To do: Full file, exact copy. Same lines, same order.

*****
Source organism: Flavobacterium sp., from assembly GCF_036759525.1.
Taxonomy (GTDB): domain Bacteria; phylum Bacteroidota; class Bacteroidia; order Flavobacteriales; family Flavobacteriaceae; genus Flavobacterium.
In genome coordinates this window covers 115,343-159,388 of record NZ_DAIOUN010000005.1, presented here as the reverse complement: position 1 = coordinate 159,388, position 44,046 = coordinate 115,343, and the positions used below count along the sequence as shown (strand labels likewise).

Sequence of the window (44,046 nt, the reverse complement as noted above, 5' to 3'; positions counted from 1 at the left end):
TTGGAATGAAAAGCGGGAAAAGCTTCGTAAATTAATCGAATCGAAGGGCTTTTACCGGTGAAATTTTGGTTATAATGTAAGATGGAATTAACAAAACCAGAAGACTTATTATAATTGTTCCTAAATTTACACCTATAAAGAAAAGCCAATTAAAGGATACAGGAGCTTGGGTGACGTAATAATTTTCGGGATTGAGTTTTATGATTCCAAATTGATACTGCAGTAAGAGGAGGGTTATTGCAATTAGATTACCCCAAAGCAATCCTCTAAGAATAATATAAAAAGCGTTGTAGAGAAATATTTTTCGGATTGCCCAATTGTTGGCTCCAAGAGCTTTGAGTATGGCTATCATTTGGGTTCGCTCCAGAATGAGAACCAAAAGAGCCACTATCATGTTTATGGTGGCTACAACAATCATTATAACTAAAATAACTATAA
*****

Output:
Source organism: Flavobacterium sp., from assembly GCF_036759525.1.
Taxonomy (GTDB): domain Bacteria; phylum Bacteroidota; class Bacteroidia; order Flavobacteriales; family Flavobacteriaceae; genus Flavobacterium.
In genome coordinates this window covers 115,343-159,388 of record NZ_DAIOUN010000005.1, presented here as the reverse complement: position 1 = coordinate 159,388, position 44,046 = coordinate 115,343, and the positions used below count along the sequence as shown (strand labels likewise).

Sequence of the window (44,046 nt, the reverse complement as noted above, 5' to 3'; positions counted from 1 at the left end):
TTGGAATGAAAAGCGGGAAAAGCTTCGTAAATTAATCGAATCGAAGGGCTTTTACCGGTGAAATTTTGGTTATAATGTAAGATGGAATTAACAAAACCAGAAGACTTATTATAATTGTTCCTAAATTTACACCTATAAAGAAAAGCCAATTAAAGGATACAGGAGCTTGGGTGACGTAATAATTTTCGGGATTGAGTTTTATGATTCCAAATTGATACTGCAGTAAGAGGAGGGTTATTGCAATTAGATTACCCCAAAGCAATCCTCTAAGAATAATATAAAAAGCGTTGTAGAGAAATATTTTTCGGATTGCCCAATTGTTGGCTCCAAGAGCTTTGAGTATGGCTATCATTTGGGTTCGCTCCAGAATGAGAACCAAAAGAGCCACTATCATGTTTATGGTGGCTACAACAATCATTATAACTAAAATAACTATAA